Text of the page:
US Secretary of State John Kerry warned North Korea yesterday it would be a “huge mistake” to launch a medium-range missile and said the US would never accept the country as a nuclear power.
Addressing reporters after talks with South Korean President Park Geun-hye and leaders of the 28,000-strong US military contingent in the country, Kerry also said it was up to China, North Korea’s sole major ally, to “put some teeth” in efforts to press Pyongyang to abandon its nuclear ambitions.
Kerry, like other US officials, played down an assessment from the Pentagon’s intelligence agency that the North already had a nuclear missile capacity.
He said the US wanted to resume talks about North Korea’s earlier pledges to halt its nuclear program, but would defend its allies in the region if necessary.
North Korea has repeatedly said it will not abandon nuclear weapons which it said yesterday were its “treasured” guarantor of security.
Kerry’s trip coincides with preparations for Monday’s anniversary of North Korean state founder Kim Il-sung’s birth date, a possible pretext for a show of strength, with speculation focusing on a possible new missile launch.
Kerry, who flies to China today and to Japan tomorrow, said that if North Korea’s 30-year-old leader, Kim Jong-un, proceeded with a launch, “he will be choosing, willfully, to ignore the entire international community.”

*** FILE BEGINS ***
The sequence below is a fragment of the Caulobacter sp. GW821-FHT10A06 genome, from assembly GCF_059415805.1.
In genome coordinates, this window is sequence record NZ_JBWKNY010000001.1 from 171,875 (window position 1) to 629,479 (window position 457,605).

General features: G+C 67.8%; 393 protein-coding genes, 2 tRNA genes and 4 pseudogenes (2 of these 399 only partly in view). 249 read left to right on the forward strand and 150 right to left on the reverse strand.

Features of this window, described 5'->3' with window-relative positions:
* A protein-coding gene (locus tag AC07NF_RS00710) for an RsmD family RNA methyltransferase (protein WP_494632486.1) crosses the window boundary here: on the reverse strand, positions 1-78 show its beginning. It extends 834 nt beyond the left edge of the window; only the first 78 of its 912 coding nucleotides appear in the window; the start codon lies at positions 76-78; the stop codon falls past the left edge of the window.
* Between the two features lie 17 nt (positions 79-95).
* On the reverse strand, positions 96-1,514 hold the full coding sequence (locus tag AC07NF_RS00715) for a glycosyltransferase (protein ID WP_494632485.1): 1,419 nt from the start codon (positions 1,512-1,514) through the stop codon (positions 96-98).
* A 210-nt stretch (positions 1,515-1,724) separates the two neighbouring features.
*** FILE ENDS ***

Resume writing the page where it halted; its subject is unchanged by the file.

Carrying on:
“I would say ahead of time that it is a huge mistake for him to choose to do that because it will further isolate his country and further isolate his people, who frankly are desperate for food, not missile launches,” he said.
The North has issued weeks of shrill threats of an impending war following the imposition of UN sanctions in response to its third nuclear test in February.
Kerry said the threats were “simply unacceptable” by any standard.
“We are all united in the fact that North Korea will not be accepted as a nuclear power,” he said.
Kerry later told US businesspeople in Seoul that China, as an advocate of denuclearization, was in a position to press for a change in the North’s policy.
“The reality is that if your policy is denuclearization and it is theirs as it is ours, as it is everybody’s except the North at this moment ... if that’s your policy, you’ve got to put some teeth into it,” he told the gathering.